The Thinkers Who Tried To Strip Metaphysics From Philosophy

Gary Saul Morson at The American Scholar:

Austria between the world wars fostered an extraordinary number of talents in diverse fields: Sigmund Freud in psychology, Arnold Schoenberg in music, Karl Kraus in journalism, Robert Musil in literature, Gustav Klimt in art, the Bauhaus in architecture, and the “Austrian school” in economics. In some of these areas, the overriding ethos was hostility to what the Bauhaus called “ornament.” The Vienna Circle of philosophers, led by Moritz Schlick, hoped to cleanse philosophy of anything vague or, to use their favorite term of abuse, “metaphysical.” Some members also aspired to provide firm foundations for knowledge, an ambition that can be traced back to Descartes and the 17th-century rationalists.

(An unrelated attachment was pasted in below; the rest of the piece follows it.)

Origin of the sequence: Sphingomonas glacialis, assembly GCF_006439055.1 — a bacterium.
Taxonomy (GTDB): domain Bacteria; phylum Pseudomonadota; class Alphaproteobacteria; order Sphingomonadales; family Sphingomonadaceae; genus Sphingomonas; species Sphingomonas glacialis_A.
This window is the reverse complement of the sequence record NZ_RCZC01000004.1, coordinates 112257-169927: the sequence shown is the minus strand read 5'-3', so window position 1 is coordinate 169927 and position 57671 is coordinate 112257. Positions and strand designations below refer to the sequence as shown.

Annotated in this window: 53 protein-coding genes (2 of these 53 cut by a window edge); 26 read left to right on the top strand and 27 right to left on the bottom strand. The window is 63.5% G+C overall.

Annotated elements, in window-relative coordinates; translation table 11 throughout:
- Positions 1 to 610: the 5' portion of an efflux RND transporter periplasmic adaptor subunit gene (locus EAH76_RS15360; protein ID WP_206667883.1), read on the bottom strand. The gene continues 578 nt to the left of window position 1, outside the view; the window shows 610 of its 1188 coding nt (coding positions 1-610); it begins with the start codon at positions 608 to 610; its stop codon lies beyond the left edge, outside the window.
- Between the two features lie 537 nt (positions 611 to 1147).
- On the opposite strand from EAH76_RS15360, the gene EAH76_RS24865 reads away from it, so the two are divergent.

They hoped to realize this ambition by rethinking the bases of mathematics and science. As British philosopher David Edmonds points out in this informative and well-written account, by “science” the Circle philosophers meant physics because, surprisingly enough, they were ignorant of recent major innovations in biology.

more here.